OMG, you don’t even have to try to do this. I met so many great people just walking around Mobile. Chatting it up with Mobilians is one of the best things to do, and it just happens. Some of my favorite people that I got to hang out with were actually the many different servers in the restaurants I ate at (and then saw them about town). Ms Pinky at Wintzell’s Oyster House had a new phrase for how delicious each dish was. The gentleman at the Mardi Gras museum had amazing stories about festivities through the years and strength and presence of the LGBT population of Mobile, Alabama. One of the four different servers I had when dining alone at a sidewalk cafe didn’t want to talk about Mobile, but about my kids and all the weird things about being a parent.
And then Spring, our breakfast server one day. She was a delight. We chatted about food and Mobile and Mardi Gras, and then art. She’s an artist whose medium is beads, which is perfect for being a Mobilian from the birthplace of Mardi Gras.
Tip: take a look at Mardi Gras bead art. It has got to be my new favorite medium and motif. Mardi Gras bead art is so intricate and takes much more patience than I’ll ever have.
Someday when I’m bored and just want to gab, I’m going to take a road trip back to Mobile and just go cafe hopping inviting random people to sit with me and drink iced tea. Or sweet tea.
Airboat Rides on the Mobile Delta
We’ve gotten to take the kids on a airboat rides through the mangroves of the Everglades and love it! Here in Mobile there is a different opportunity to do an airboat ride and it is just as fun but totally new when it comes to the scenery and wildlife. It’s a must when you’re planning things to do in Mobile, AL.
Just outside of town there’s an area call Spanish Fort, and that’s where we met Captain Geoff. In addition to being an airboat captain, he’s also a naturalist, so boom, sold. We’ve had very unique ecotours in Florida and in Cabo San Lucas, but doing the airboat with Captain Geoff was a very different experience, yet equally thoughtful and educational. Between the care he showed in his boating and the knowledge he imparted with great intent, Airboat Express is definitely in the top ecotours I’ve been a part of (including some amazing ones in Montana and Alaska).
The highlight of the Mobile Delta airboat tour was definitely the wildlife. There were all kinds of fascinating birds and really unique vegetation, but this was the first ecotour I’d done that took us past alligator dens and nurseries. We saw some enormous gators, yes, but getting to see baby alligators swimming or crawling all over each other was a real treat.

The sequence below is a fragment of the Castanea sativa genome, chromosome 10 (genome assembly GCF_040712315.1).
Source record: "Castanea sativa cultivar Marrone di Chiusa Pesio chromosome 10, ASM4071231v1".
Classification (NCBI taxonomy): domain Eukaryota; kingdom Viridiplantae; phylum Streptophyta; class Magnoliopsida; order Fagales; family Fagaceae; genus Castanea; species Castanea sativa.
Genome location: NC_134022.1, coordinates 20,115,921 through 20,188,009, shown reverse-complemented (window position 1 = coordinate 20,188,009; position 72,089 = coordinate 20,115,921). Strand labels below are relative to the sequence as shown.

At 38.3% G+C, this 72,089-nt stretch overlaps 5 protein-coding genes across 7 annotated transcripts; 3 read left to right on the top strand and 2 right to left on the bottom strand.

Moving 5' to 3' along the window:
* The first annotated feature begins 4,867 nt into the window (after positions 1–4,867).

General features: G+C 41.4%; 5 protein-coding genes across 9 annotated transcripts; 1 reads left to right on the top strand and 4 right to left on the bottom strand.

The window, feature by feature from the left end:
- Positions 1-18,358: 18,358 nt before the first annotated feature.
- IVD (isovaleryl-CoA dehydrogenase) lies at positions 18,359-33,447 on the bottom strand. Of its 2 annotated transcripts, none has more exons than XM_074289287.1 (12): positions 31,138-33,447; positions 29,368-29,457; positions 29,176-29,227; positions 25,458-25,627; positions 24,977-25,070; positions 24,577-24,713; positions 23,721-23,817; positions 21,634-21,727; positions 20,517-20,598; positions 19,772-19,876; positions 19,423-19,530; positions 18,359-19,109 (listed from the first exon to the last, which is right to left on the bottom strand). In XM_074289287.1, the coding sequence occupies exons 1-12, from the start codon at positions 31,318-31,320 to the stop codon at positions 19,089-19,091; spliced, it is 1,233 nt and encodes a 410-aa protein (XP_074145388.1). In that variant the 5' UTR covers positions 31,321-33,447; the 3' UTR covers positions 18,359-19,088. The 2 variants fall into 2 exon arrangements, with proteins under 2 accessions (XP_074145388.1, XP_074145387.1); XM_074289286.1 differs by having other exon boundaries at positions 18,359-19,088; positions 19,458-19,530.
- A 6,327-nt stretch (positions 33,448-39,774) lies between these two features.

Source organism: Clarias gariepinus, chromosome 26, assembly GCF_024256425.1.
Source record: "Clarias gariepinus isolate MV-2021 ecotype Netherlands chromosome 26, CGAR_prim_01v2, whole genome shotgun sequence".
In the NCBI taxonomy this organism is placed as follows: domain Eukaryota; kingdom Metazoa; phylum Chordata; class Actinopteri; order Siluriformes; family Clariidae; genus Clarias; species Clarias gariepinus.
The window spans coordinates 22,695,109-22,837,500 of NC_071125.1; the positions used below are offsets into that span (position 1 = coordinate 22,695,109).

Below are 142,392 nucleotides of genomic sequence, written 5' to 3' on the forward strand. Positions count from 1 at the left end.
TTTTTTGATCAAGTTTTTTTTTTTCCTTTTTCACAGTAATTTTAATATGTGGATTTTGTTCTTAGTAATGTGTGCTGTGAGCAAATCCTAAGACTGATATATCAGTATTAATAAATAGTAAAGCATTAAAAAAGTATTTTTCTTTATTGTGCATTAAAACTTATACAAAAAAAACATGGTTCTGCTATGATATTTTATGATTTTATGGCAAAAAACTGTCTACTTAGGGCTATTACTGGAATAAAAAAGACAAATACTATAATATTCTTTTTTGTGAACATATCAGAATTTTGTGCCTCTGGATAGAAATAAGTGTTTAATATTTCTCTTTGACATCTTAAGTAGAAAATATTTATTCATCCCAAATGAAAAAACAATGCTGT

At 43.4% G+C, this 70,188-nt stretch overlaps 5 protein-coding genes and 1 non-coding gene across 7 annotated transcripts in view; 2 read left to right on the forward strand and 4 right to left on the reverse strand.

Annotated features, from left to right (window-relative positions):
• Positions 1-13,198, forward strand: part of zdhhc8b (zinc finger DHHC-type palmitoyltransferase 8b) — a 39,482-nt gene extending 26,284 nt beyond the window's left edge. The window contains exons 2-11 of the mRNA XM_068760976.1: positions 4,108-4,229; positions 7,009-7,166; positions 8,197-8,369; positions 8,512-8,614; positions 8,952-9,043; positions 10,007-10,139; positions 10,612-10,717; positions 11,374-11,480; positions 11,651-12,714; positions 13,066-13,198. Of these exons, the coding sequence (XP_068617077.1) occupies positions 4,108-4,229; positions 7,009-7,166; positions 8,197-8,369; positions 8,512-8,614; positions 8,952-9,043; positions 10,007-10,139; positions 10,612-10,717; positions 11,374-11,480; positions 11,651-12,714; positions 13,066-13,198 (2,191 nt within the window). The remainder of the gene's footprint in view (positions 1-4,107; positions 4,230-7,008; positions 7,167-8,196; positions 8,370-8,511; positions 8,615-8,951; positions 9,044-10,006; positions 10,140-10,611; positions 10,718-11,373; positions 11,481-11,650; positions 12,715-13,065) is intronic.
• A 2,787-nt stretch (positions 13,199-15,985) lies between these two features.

Tip: if you have kids with you for an airboat tour, be sure they have sunglasses. This helps keep the wind out of their eyes and they’ll have a much more enjoyable experience.
If airboats aren’t your thing, there are also kayak tours available on the Mobile Delta. Book one here!
Mardi Gras Things to Do in Mobile
As I’ve mentioned several times Mobile, Alabama is the birthplace of Mardi Gras. The city really is born to celebrate like their motto says. So, for starters, the Mardi Gras museum (also called the Carnival Museum) is pretty darn cool and interesting. And weird. If you happened into it without any preface you might think you stumbled into the Inauguration Gown gallery at the Smithsonian…but full of drag costumes. I’ve never seen such lavish regalia. So much embroidery and beadwork. The Mardi Gras Museum is required in your list of things to do in Mobile.
The other ever-present aspect of Mardi Gras are strands of beads. Everywhere. On my first night in Mobile I went for a walk and my eyes kept darting around to find beads in the trees and on lamp posts left over from the recent Mardi Gras celebrations. I went on a tour driving around the many historic neighborhoods and sights and was given my own strand of Mardi Gras beads. They’re now sparkling somewhere in Mobile, reminding somebody else that there’s another celebration around the corner.
When you spend your time talking with the locals and gabbing it up with your server you’ll see that everything is related to Mardi Gras.
“What have you got going on this weekend?” “Oh, I have a meeting with my mystic society.”
“Oh, when did you do X, Y and Z?” “Well, it was just after Mardi Gras and…”
“Any big plans coming up?” “I know that there’s a ball I am attending at Thanksgiving… It’s the start of Mardi Gras.”
Seriously, you can’t escape it and that’s just fine. Seeing how excited and how dedicated each person is to EVERYTHING Mardi Gras is bizarre and inspiring. It is a complete sense of community. Hopefully we’ll get to experience Mardi Gras in Mobile, Alabama in the next few years. It’ll be amazing.
So I know Mobile might not have been on your radar before today, but doesn’t it sound fantastic and aren’t you ready to plan a trip? There are so many things to do and wonderful foods to eat! I can’t wait to return with my family and have an awesome time making Mardi Gras memories and more.